Last Friday (February 19), the Georgia Senate passed House Bill 757, also known as “First Amendment Defense Act,” in a 38-14 vote. The bill is now being considered by the Georgia House of Representatives.
If passed into law, the bill would allow any taxpayer-funded, faith-based nonprofit or agency to deny all services based on religious beliefs. While some may claim this legislation has something to do with protecting the right to practice religion, it absolutely does not. Rather, it has everything to do with legally sanctioning discrimination, specifically against the LGBT community.
Attorneys are trained to see both sides of every issue, but I can only find one side here. This proposal is, without question, simply a disgrace and an embarrassment to our state and its people. Here are the facts of HB 757:
UNNECESSARY. Despite the deliberately-misleading rants of fear mongers, religious freedom in America is not in any danger. In fact, Georgia is already one of 28 states that does not extend ANY legal protection from discrimination to LGBT citizens. The passage of this law is essentially a symbolic message to those citizens saying, “But we really MEAN it.” Georgia’s LGBT community is a vital, thriving part of our state’s economy and culture. The Georgia Senate, in its fast-track approval of HB 757, essentially said, “We don’t care about that and we don’t care about them.”
ECONOMIC IMPACT WILL BE TREMENDOUS. Within hours of the Senate vote, LGBT-owned or friendly companies starting threatening to boycott the State of Georgia if this bill becomes law. This is no idle threat, and indeed a few have already left. Just ask Arizona about the economic impact of nationwide boycotts. It would affect every single business sector. It would not only undo all of the progress that has been made over the past few years, but such a boycott would also cripple the entertainment industry, which is one of the fastest-growing sectors of Georgia’s economy.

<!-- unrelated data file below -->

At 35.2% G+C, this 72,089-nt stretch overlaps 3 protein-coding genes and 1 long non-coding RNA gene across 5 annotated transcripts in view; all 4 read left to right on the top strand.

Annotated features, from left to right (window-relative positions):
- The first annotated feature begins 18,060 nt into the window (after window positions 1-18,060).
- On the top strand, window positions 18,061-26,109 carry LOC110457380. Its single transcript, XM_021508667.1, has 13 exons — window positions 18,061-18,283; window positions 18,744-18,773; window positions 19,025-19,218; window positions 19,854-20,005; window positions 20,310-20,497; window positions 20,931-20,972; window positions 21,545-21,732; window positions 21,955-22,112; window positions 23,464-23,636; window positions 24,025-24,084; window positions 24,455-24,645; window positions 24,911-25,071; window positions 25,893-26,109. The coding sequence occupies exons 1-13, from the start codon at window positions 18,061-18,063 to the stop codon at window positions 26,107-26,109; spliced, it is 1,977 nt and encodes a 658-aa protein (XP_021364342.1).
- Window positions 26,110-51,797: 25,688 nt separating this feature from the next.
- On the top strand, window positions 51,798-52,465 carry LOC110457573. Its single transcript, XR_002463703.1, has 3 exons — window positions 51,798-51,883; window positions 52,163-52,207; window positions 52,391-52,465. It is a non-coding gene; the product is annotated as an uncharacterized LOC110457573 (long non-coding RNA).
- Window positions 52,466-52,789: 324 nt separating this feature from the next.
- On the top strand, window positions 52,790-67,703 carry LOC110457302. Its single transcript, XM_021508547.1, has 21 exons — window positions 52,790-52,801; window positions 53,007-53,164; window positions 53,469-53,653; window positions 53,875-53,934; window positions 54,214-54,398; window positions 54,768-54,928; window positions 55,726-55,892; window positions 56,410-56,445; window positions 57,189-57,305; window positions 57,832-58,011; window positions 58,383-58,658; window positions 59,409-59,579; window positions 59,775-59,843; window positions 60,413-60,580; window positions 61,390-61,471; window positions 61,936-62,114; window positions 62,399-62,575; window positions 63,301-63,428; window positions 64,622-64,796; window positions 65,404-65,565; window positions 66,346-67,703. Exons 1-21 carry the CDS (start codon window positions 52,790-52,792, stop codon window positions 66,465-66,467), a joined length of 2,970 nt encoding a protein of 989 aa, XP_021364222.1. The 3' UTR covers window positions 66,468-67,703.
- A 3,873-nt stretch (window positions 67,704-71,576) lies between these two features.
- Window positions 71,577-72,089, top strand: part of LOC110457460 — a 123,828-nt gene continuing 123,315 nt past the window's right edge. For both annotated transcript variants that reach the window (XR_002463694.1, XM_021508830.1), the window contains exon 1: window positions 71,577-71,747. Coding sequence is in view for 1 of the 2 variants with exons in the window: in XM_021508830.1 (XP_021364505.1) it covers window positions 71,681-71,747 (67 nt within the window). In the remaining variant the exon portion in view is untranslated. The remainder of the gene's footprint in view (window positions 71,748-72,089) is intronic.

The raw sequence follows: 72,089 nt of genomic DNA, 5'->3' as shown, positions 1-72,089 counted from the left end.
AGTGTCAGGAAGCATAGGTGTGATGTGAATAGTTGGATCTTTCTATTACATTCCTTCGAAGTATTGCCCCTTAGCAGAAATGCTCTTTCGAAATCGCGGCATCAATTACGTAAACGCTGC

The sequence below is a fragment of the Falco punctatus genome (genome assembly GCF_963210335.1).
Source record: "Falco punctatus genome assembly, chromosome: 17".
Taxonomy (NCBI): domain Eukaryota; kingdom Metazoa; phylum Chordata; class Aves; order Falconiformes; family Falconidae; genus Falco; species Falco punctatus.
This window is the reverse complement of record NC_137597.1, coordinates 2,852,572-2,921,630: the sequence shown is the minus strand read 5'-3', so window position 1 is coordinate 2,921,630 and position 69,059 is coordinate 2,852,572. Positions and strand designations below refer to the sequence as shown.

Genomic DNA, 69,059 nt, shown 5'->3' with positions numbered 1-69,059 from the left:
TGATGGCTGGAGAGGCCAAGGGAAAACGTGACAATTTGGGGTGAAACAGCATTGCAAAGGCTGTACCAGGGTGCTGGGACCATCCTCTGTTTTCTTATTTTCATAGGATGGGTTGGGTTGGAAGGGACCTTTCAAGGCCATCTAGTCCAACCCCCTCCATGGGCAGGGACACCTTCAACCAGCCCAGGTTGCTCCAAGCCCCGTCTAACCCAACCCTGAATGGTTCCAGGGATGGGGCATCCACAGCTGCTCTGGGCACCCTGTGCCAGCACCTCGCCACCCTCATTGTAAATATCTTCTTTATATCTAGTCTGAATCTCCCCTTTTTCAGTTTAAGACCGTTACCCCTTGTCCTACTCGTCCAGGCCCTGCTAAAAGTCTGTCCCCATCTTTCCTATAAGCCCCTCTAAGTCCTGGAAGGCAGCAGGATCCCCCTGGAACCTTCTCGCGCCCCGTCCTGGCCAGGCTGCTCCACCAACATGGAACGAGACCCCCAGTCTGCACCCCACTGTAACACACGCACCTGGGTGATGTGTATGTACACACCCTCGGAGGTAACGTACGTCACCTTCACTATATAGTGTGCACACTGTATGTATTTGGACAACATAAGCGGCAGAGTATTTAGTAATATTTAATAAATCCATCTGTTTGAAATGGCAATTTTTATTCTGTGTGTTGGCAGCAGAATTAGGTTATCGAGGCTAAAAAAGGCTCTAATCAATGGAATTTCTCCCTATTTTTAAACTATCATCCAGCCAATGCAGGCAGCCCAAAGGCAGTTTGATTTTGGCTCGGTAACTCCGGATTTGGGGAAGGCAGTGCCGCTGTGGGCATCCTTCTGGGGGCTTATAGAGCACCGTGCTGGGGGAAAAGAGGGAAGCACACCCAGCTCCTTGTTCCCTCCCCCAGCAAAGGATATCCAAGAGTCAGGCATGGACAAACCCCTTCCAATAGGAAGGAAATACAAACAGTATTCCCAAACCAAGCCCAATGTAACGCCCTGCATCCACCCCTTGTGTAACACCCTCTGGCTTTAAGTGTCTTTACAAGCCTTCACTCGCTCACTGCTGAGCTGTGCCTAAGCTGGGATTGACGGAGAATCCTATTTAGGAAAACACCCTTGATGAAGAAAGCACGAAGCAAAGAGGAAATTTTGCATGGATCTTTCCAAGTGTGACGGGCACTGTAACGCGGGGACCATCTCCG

ALL FOR NOTHING. The United States Constitution guarantees equal treatment and protection to all citizens, particularly when taxpayer funds are involved. This bill is thus grossly unconstitutional. It is just a matter of time until it is struck down, but by then the damage will have been done. And it may be irreparable.
UNINTENDED CONSEQUENCES. Even the Georgia Senate knows that you cannot only extend “protection” to Christianity. Such a law would have to apply equally to ALL religions. If someone practices sharia law, for example, this bill would give them the freedom to discriminate against women and non-Muslims. Indeed, these exact same arguments have been used to justify segregation and other discrimination of all kinds over the years.
The Georgia House of Representatives needs to vote this measure down immediately. In addition, Governor Nathan Deal should publicly pledge right now that he will veto this backwards embarrassment of a bill if it dares grace his desk.
Here’s the bottom line: tolerance, inclusion and acceptance will ALWAYS win out in the end. It always has. It’s time to move ahead into the 21st century and make certain Georgia is viewed as a modern, forward-thinking state that welcomes the contributions of all of its citizens. These efforts at systemic discrimination need to be relegated to the wastebin of history, not passed into law. Our elected leaders must find the courage to stand up for tolerance and justice rather than pandering to the outdated prejudices of the most unenlightened of its citizens.